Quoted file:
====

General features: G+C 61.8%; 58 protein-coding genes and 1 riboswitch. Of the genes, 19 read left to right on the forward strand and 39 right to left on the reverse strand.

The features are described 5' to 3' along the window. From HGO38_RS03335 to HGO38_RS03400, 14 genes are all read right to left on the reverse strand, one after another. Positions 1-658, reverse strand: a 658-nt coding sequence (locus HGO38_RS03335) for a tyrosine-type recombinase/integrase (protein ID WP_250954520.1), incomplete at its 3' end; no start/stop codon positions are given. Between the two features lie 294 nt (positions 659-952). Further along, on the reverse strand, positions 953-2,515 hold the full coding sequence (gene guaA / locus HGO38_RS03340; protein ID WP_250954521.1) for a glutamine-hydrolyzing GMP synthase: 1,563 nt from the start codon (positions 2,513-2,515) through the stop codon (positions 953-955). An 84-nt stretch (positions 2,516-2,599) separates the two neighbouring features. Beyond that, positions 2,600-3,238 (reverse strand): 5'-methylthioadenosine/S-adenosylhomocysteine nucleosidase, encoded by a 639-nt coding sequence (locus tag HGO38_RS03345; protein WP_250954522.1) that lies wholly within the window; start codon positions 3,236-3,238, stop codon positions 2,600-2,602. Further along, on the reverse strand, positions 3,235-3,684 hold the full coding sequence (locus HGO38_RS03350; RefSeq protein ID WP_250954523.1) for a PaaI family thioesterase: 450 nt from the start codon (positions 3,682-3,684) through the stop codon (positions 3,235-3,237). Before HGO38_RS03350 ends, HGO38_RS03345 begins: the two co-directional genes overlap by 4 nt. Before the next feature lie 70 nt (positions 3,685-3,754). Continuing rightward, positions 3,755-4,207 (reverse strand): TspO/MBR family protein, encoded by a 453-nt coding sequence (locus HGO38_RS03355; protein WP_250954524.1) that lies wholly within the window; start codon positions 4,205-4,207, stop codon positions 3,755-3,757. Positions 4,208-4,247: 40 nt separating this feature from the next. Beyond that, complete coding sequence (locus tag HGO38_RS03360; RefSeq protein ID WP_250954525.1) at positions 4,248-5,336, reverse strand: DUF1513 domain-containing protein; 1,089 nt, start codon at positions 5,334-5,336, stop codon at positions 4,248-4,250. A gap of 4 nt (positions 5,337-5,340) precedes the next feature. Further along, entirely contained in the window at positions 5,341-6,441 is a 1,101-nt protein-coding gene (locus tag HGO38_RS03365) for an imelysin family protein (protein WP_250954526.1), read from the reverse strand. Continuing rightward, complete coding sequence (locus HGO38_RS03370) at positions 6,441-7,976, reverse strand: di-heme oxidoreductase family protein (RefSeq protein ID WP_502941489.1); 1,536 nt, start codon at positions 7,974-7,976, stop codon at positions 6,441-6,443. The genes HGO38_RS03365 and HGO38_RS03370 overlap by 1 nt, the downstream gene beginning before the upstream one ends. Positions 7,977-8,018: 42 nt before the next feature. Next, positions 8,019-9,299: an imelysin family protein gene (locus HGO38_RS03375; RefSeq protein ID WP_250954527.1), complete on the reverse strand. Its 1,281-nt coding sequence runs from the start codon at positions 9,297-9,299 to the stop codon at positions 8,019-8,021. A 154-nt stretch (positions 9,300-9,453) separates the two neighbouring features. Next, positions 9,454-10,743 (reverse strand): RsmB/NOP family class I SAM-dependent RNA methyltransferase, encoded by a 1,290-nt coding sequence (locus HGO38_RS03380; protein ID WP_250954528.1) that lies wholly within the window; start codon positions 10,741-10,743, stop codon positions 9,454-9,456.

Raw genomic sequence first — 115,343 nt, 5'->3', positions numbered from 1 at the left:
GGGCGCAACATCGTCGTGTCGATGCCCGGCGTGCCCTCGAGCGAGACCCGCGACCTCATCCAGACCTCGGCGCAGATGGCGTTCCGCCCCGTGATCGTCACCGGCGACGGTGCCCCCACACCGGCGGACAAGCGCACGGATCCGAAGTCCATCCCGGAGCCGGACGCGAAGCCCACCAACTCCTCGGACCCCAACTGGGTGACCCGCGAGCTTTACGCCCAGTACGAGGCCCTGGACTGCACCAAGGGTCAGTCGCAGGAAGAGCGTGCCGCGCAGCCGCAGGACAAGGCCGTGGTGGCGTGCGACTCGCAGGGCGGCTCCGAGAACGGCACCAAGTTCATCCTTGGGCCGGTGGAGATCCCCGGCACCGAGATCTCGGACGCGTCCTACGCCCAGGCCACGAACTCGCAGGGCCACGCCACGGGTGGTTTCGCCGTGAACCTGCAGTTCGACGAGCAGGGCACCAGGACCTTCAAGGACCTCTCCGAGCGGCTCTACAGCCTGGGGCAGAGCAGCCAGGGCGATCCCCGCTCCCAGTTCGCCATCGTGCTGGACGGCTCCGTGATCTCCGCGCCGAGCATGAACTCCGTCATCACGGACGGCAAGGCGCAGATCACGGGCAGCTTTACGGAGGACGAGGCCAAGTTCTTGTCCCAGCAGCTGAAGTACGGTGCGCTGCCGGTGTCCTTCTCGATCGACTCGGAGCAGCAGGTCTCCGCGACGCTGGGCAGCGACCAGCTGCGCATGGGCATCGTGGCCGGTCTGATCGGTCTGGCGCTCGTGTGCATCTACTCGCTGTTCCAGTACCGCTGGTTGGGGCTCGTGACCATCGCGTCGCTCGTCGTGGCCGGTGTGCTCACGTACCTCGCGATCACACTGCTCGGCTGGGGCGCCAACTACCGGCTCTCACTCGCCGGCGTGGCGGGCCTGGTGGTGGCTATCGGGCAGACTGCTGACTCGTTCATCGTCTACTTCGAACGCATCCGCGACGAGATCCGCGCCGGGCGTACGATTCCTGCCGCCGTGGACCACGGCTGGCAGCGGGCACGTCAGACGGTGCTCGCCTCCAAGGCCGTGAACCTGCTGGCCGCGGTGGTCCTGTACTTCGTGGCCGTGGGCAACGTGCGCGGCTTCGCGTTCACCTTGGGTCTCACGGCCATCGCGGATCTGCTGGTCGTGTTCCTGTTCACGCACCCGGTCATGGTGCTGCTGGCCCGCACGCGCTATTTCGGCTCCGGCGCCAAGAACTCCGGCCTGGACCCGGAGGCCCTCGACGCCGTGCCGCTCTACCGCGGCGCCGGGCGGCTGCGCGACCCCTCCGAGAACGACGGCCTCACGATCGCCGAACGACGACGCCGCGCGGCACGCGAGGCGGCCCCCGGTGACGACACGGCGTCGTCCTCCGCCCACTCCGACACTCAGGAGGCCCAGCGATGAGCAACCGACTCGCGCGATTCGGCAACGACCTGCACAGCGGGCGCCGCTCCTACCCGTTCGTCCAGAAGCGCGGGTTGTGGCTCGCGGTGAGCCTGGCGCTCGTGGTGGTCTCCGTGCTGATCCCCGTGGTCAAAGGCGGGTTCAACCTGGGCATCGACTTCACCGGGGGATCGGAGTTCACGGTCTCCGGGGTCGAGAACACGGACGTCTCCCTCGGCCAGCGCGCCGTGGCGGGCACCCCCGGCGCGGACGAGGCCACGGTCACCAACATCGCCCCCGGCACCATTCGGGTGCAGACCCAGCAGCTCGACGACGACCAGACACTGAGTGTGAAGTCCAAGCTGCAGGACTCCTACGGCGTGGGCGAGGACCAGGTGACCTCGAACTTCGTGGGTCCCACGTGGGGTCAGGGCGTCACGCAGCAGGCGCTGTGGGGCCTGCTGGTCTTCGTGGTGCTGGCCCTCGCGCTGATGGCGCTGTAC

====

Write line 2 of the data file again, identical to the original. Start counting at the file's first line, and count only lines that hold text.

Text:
The features are described 5' to 3' along the window. From HGO38_RS03335 to HGO38_RS03400, 14 genes are all read right to left on the reverse strand, one after another. Positions 1-658, reverse strand: a 658-nt coding sequence (locus HGO38_RS03335) for a tyrosine-type recombinase/integrase (protein ID WP_250954520.1), incomplete at its 3' end; no start/stop codon positions are given. Between the two features lie 294 nt (positions 659-952). Further along, on the reverse strand, positions 953-2,515 hold the full coding sequence (gene guaA / locus HGO38_RS03340; protein ID WP_250954521.1) for a glutamine-hydrolyzing GMP synthase: 1,563 nt from the start codon (positions 2,513-2,515) through the stop codon (positions 953-955). An 84-nt stretch (positions 2,516-2,599) separates the two neighbouring features. Beyond that, positions 2,600-3,238 (reverse strand): 5'-methylthioadenosine/S-adenosylhomocysteine nucleosidase, encoded by a 639-nt coding sequence (locus tag HGO38_RS03345; protein WP_250954522.1) that lies wholly within the window; start codon positions 3,236-3,238, stop codon positions 2,600-2,602. Further along, on the reverse strand, positions 3,235-3,684 hold the full coding sequence (locus HGO38_RS03350; RefSeq protein ID WP_250954523.1) for a PaaI family thioesterase: 450 nt from the start codon (positions 3,682-3,684) through the stop codon (positions 3,235-3,237). Before HGO38_RS03350 ends, HGO38_RS03345 begins: the two co-directional genes overlap by 4 nt. Before the next feature lie 70 nt (positions 3,685-3,754). Continuing rightward, positions 3,755-4,207 (reverse strand): TspO/MBR family protein, encoded by a 453-nt coding sequence (locus HGO38_RS03355; protein WP_250954524.1) that lies wholly within the window; start codon positions 4,205-4,207, stop codon positions 3,755-3,757. Positions 4,208-4,247: 40 nt separating this feature from the next. Beyond that, complete coding sequence (locus tag HGO38_RS03360; RefSeq protein ID WP_250954525.1) at positions 4,248-5,336, reverse strand: DUF1513 domain-containing protein; 1,089 nt, start codon at positions 5,334-5,336, stop codon at positions 4,248-4,250. A gap of 4 nt (positions 5,337-5,340) precedes the next feature. Further along, entirely contained in the window at positions 5,341-6,441 is a 1,101-nt protein-coding gene (locus tag HGO38_RS03365) for an imelysin family protein (protein WP_250954526.1), read from the reverse strand. Continuing rightward, complete coding sequence (locus HGO38_RS03370) at positions 6,441-7,976, reverse strand: di-heme oxidoreductase family protein (RefSeq protein ID WP_502941489.1); 1,536 nt, start codon at positions 7,974-7,976, stop codon at positions 6,441-6,443. The genes HGO38_RS03365 and HGO38_RS03370 overlap by 1 nt, the downstream gene beginning before the upstream one ends. Positions 7,977-8,018: 42 nt before the next feature. Next, positions 8,019-9,299: an imelysin family protein gene (locus HGO38_RS03375; RefSeq protein ID WP_250954527.1), complete on the reverse strand. Its 1,281-nt coding sequence runs from the start codon at positions 9,297-9,299 to the stop codon at positions 8,019-8,021. A 154-nt stretch (positions 9,300-9,453) separates the two neighbouring features. Next, positions 9,454-10,743 (reverse strand): RsmB/NOP family class I SAM-dependent RNA methyltransferase, encoded by a 1,290-nt coding sequence (locus HGO38_RS03380; protein ID WP_250954528.1) that lies wholly within the window; start codon positions 10,741-10,743, stop codon positions 9,454-9,456.